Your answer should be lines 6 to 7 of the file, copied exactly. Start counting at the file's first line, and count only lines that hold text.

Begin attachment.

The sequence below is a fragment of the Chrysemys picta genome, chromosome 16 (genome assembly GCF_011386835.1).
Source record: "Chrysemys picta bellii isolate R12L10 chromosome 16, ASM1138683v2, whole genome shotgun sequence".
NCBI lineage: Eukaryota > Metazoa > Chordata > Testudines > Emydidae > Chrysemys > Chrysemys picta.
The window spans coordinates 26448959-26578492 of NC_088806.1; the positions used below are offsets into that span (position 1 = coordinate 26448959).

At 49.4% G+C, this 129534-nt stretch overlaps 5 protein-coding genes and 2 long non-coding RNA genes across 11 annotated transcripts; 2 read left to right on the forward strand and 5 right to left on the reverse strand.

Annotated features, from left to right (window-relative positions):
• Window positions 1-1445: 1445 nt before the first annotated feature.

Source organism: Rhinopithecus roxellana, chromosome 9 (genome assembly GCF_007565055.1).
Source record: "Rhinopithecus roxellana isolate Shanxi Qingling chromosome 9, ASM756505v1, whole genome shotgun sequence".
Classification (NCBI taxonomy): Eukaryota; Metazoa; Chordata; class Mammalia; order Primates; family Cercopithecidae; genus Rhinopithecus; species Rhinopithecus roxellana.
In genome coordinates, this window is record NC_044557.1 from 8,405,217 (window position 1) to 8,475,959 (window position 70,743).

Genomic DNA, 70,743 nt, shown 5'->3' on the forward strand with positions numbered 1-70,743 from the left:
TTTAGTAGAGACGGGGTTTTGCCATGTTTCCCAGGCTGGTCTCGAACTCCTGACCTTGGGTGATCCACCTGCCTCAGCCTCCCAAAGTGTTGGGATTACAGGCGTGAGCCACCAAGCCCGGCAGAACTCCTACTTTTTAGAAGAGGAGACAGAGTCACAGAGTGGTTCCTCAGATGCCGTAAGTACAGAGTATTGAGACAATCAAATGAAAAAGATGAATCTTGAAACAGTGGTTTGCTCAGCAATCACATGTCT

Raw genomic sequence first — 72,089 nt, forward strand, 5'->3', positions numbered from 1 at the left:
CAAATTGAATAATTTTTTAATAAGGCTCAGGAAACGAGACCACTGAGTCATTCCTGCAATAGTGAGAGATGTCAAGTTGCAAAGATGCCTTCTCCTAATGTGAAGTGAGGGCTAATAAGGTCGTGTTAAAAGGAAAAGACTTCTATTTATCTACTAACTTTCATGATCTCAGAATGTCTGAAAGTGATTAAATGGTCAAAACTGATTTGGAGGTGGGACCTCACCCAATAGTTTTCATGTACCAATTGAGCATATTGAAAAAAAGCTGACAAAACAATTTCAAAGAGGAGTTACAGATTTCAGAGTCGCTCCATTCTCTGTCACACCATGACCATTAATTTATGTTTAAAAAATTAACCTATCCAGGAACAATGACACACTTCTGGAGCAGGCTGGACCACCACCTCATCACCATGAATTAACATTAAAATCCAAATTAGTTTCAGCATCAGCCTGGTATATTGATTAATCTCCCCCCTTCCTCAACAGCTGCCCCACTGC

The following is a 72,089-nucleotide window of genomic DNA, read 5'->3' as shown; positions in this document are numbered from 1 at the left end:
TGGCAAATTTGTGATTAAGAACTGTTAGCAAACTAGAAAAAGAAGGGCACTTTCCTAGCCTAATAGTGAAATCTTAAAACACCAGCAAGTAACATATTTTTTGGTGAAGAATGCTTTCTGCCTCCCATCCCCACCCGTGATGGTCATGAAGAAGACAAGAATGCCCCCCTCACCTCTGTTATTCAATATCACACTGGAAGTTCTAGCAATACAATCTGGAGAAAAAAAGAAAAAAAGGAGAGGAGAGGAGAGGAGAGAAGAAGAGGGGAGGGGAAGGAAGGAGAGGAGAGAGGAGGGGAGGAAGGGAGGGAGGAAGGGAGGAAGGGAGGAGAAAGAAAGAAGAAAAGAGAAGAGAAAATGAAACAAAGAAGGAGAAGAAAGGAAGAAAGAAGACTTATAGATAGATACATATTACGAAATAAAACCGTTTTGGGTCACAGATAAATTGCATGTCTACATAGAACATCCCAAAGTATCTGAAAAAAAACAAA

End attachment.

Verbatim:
Annotated features, from left to right (window-relative positions):
• Window positions 1-1445: 1445 nt before the first annotated feature.